On the other hand, married women along with their household friends and relatives celebrate this festival in order to pray to the Goddess for prosperity and good health of their family. This particular festival is primarily celebrated by unmarried young girls who are in the marriageable age.
On the other hand men folks along with their wife’s and other family members, relatives and friends help in the gathering of flowers and floral arrangement of a beautiful flower stack during the festival season.
Bathukamma festival has many myths behind its festivity. According to the Hindu religious scholars and pundits, one myth regarding Goddess Gauri is that she after a fierce fight killed ‘Mahishasura’ the demon. After this serious act, she went into deep sleep due to fatigue on the ‘Aswayuja Padyami’ day. All the Hindu religious devotees strongly prayed with devotion and dedication for her to wake up. It is to be noted that she woke up on the Dasami day.
The other version of Bathukamma is that there was a king named Dharmangada and a queen named Satyavati belonging to Chola Dynasty. They lost their hundred sons in the war front. So they prayed and performed ritual to Goddesses Lakshmi to be born as their daughter. The Goddesses heard it and immediately obliged them. On her birth, many scholar and pundits visited the baby at the royal palace and blessed her by calling Bathukamma or live forever.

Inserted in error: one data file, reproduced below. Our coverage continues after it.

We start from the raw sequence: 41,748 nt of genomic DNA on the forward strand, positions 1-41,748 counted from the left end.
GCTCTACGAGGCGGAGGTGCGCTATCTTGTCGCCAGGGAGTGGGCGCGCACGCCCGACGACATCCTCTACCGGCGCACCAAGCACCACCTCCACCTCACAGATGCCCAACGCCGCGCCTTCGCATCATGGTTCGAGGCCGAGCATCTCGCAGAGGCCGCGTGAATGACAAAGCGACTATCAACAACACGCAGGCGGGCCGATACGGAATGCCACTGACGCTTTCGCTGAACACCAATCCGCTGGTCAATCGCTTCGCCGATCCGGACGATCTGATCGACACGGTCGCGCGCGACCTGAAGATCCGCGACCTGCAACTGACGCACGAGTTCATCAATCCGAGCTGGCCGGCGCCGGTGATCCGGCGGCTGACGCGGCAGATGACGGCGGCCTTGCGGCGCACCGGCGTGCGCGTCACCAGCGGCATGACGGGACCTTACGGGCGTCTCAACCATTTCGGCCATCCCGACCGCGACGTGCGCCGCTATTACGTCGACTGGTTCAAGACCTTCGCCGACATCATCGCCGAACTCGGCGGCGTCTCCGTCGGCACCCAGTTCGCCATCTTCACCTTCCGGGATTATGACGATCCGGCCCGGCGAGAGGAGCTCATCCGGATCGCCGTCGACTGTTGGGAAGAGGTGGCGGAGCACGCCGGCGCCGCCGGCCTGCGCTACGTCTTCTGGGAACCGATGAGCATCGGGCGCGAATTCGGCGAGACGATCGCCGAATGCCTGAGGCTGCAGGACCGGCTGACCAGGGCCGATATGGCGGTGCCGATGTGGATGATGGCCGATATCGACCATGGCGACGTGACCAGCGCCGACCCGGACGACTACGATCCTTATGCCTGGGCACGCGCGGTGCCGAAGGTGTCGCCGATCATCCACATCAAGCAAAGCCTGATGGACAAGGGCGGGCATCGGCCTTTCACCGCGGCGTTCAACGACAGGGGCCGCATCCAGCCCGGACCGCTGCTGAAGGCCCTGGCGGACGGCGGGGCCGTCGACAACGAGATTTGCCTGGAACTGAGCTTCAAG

While another version says that Parvathi or Batakamma is a adherent lover of flowers. The seasonal flowers of spring are arranged on a square bamboo frame or square wooden plank with the size of frames that is hardly tapering off to directly form a pinnacle on the top. It looks like the shape of a temple tower or ‘Gopura’. On top of the flowers, a lump of turmeric is kept. The worship of Goddess Batakamma is done with this little floral is mountain.
This festival belongs to the women folk of Telangana region. Then men and children participate with lot of interest and enthusiasm in this festivity. The young unmarried girls play a active role in this festival.
- Bathukamma Procedure
To make the beautiful flowers carpet for Bathukamma , if any of the flowers specifically mentioned below; like ‘Gummadi Puvvu’ (Pumpkin flower), ‘Thangedu’ and ‘Gunugu Puvvulu’ (flowers) and ‘Gummadi Aakulu’(leaves of a Pumpkin plant) are not available; you may arrange Bathukamma with which ever flowers you can procure.